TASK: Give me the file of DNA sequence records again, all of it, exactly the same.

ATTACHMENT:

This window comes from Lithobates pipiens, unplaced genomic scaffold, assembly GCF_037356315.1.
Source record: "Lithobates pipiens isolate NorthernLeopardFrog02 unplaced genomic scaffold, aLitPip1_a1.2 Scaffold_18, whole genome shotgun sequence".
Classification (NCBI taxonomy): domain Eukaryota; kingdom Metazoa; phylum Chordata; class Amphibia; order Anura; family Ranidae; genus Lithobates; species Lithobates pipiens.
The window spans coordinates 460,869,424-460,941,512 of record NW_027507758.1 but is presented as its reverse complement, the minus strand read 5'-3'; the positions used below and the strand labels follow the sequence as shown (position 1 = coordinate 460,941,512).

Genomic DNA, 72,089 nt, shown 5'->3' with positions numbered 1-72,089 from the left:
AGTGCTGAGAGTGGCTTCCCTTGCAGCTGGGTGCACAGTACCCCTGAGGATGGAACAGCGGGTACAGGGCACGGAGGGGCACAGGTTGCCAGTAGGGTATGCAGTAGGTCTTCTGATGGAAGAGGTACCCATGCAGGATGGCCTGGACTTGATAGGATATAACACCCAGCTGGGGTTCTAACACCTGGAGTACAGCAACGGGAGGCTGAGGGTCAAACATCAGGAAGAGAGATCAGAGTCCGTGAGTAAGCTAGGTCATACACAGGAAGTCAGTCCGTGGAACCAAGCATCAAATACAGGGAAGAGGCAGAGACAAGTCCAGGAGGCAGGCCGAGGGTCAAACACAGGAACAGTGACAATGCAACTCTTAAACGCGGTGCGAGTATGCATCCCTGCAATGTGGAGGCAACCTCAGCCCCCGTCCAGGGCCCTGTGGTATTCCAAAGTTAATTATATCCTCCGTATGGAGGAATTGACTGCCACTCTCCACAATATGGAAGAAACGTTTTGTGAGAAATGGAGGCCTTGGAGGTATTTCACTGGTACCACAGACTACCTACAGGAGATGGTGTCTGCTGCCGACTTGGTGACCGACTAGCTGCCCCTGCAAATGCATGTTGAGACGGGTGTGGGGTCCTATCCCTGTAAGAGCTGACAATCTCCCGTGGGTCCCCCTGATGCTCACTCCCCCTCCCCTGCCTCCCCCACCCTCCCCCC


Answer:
This window comes from Lithobates pipiens, unplaced genomic scaffold, assembly GCF_037356315.1.
Source record: "Lithobates pipiens isolate NorthernLeopardFrog02 unplaced genomic scaffold, aLitPip1_a1.2 Scaffold_18, whole genome shotgun sequence".
Classification (NCBI taxonomy): domain Eukaryota; kingdom Metazoa; phylum Chordata; class Amphibia; order Anura; family Ranidae; genus Lithobates; species Lithobates pipiens.
The window spans coordinates 460,869,424-460,941,512 of record NW_027507758.1 but is presented as its reverse complement, the minus strand read 5'-3'; the positions used below and the strand labels follow the sequence as shown (position 1 = coordinate 460,941,512).

Genomic DNA, 72,089 nt, shown 5'->3' with positions numbered 1-72,089 from the left:
AGTGCTGAGAGTGGCTTCCCTTGCAGCTGGGTGCACAGTACCCCTGAGGATGGAACAGCGGGTACAGGGCACGGAGGGGCACAGGTTGCCAGTAGGGTATGCAGTAGGTCTTCTGATGGAAGAGGTACCCATGCAGGATGGCCTGGACTTGATAGGATATAACACCCAGCTGGGGTTCTAACACCTGGAGTACAGCAACGGGAGGCTGAGGGTCAAACATCAGGAAGAGAGATCAGAGTCCGTGAGTAAGCTAGGTCATACACAGGAAGTCAGTCCGTGGAACCAAGCATCAAATACAGGGAAGAGGCAGAGACAAGTCCAGGAGGCAGGCCGAGGGTCAAACACAGGAACAGTGACAATGCAACTCTTAAACGCGGTGCGAGTATGCATCCCTGCAATGTGGAGGCAACCTCAGCCCCCGTCCAGGGCCCTGTGGTATTCCAAAGTTAATTATATCCTCCGTATGGAGGAATTGACTGCCACTCTCCACAATATGGAAGAAACGTTTTGTGAGAAATGGAGGCCTTGGAGGTATTTCACTGGTACCACAGACTACCTACAGGAGATGGTGTCTGCTGCCGACTTGGTGACCGACTAGCTGCCCCTGCAAATGCATGTTGAGACGGGTGTGGGGTCCTATCCCTGTAAGAGCTGACAATCTCCCGTGGGTCCCCCTGATGCTCACTCCCCCTCCCCTGCCTCCCCCACCCTCCCCCC